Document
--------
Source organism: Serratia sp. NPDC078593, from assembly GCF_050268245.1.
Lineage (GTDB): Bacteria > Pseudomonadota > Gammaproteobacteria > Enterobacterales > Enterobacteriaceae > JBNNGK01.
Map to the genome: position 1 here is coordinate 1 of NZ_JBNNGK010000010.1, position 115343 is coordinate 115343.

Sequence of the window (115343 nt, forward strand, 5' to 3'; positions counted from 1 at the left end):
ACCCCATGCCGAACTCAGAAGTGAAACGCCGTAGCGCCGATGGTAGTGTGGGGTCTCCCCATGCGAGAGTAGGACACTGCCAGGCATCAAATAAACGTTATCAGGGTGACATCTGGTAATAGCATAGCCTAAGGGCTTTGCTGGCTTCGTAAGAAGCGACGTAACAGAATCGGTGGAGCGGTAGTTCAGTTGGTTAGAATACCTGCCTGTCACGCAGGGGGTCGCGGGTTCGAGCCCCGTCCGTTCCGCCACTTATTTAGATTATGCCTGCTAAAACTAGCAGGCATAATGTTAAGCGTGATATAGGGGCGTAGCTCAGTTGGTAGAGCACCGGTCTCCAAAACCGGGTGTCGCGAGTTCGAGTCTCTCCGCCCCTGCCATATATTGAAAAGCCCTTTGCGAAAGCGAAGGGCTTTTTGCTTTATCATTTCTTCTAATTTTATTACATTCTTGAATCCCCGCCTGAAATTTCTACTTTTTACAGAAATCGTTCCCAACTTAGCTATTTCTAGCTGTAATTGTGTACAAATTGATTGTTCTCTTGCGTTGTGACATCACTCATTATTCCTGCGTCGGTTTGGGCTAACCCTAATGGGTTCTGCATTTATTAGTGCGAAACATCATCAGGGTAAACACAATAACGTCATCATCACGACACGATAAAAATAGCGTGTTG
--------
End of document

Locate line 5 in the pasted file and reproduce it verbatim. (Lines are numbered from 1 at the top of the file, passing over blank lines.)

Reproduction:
ACCCCATGCCGAACTCAGAAGTGAAACGCCGTAGCGCCGATGGTAGTGTGGGGTCTCCCCATGCGAGAGTAGGACACTGCCAGGCATCAAATAAACGTTATCAGGGTGACATCTGGTAATAGCATAGCCTAAGGGCTTTGCTGGCTTCGTAAGAAGCGACGTAACAGAATCGGTGGAGCGGTAGTTCAGTTGGTTAGAATACCTGCCTGTCACGCAGGGGGTCGCGGGTTCGAGCCCCGTCCGTTCCGCCACTTATTTAGATTATGCCTGCTAAAACTAGCAGGCATAATGTTAAGCGTGATATAGGGGCGTAGCTCAGTTGGTAGAGCACCGGTCTCCAAAACCGGGTGTCGCGAGTTCGAGTCTCTCCGCCCCTGCCATATATTGAAAAGCCCTTTGCGAAAGCGAAGGGCTTTTTGCTTTATCATTTCTTCTAATTTTATTACATTCTTGAATCCCCGCCTGAAATTTCTACTTTTTACAGAAATCGTTCCCAACTTAGCTATTTCTAGCTGTAATTGTGTACAAATTGATTGTTCTCTTGCGTTGTGACATCACTCATTATTCCTGCGTCGGTTTGGGCTAACCCTAATGGGTTCTGCATTTATTAGTGCGAAACATCATCAGGGTAAACACAATAACGTCATCATCACGACACGATAAAAATAGCGTGTTG